bifurcate

[v., adj. bahy-fer-keyt, bahy-fur-keyt; adj. also bahy-fer-kit, bahy-fur-]
verb (used with object), verb (used without object), bifurcated, bifurcating.
1.
to divide or fork into two branches.
adjective
2.
divided into two branches.

Origin:
1605–15; < Medieval Latin bifurcātus, past participle of bifurcāre (bi- bi-1 + furc(a) fork + -ātus -ate1)

bifurcately [bahy-fer-keyt-lee, bahy-fur-keyt-lee, -kit-] , adverb
bifurcation, noun
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Based on the Random House Dictionary, © Random House, Inc. 2014.
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World English Dictionary
bifurcate
 
vb
1.  to fork or divide into two parts or branches
 
adj
2.  forked or divided into two sections or branches
 
[C17: from Medieval Latin bifurcātus, from Latin bifurcus, from bi-1 + furca fork]
 
bifur'cation
 
n

Collins English Dictionary - Complete & Unabridged 10th Edition
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Etymonline
Word Origin & History

bifurcate
1610s, from M.L. bifurcatus, from L. bi- + furca, the root of fork.
Online Etymology Dictionary, © 2010 Douglas Harper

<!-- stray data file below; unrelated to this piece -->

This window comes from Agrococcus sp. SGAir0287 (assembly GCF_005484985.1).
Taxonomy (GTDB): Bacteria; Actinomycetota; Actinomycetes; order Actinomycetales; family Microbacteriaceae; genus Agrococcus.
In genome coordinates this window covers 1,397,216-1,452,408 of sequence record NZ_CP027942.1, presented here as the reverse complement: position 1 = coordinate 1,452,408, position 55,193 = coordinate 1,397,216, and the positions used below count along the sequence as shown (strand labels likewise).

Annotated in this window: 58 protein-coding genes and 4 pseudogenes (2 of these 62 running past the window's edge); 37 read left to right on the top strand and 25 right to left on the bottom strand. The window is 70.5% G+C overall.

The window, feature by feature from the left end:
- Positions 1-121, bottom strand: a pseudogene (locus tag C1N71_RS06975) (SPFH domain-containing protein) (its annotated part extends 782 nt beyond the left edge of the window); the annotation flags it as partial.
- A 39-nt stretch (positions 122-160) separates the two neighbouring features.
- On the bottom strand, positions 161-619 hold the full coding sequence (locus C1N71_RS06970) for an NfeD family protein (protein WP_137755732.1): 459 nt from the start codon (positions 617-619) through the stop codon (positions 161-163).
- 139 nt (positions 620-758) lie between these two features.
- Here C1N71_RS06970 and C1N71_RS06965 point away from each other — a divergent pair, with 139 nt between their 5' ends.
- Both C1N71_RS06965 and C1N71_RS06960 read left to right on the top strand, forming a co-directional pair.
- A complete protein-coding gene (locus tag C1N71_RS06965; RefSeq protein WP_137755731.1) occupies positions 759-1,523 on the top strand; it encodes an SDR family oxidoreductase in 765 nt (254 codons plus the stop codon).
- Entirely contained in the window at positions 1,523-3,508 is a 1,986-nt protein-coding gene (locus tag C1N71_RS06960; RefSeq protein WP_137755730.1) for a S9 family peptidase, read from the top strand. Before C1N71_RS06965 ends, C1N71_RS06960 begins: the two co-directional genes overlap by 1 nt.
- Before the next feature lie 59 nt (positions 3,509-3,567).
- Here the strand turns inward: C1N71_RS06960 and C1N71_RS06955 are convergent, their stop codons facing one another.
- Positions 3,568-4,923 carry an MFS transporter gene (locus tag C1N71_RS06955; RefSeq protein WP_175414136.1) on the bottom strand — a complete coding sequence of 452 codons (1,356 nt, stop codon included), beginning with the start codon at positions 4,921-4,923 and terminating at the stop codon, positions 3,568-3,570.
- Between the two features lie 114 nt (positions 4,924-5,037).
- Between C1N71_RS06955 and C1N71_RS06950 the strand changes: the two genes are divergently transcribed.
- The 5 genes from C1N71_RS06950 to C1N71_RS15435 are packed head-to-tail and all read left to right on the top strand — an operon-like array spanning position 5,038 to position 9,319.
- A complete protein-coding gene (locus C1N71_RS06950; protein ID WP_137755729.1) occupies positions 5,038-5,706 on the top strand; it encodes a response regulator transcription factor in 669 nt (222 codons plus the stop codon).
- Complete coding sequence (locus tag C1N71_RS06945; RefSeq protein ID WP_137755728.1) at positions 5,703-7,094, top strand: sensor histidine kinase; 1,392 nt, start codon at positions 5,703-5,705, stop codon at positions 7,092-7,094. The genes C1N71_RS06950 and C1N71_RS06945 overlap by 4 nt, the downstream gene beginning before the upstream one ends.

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American Heritage
Medical Dictionary

bifurcate bi·fur·cate (bī'fər-kāt', bī-fûr'-)
v. bi·fur·cat·ed, bi·fur·cat·ing, bi·fur·cates
To divide into two parts or branches. adj. (-kāt', -kĭt)
Forked or divided into two parts or branches.

The American Heritage® Stedman's Medical Dictionary
Copyright © 2002, 2001, 1995 by Houghton Mifflin Company. Published by Houghton Mifflin Company.
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American Heritage
Science Dictionary
bifurcate   (bī'fər-kāt', bī-fûr'-)  Pronunciation Key 
Forked or divided into two parts or branches, as the Y-shaped styles of certain flowers or the tongues of snakes.
The American Heritage® Science Dictionary
Copyright © 2002. Published by Houghton Mifflin. All rights reserved.
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Example sentences
Typically, courts bifurcate patent cases into liability and damage trials.
We conclude that the failure to bifurcate reaches the level of fundamental error.
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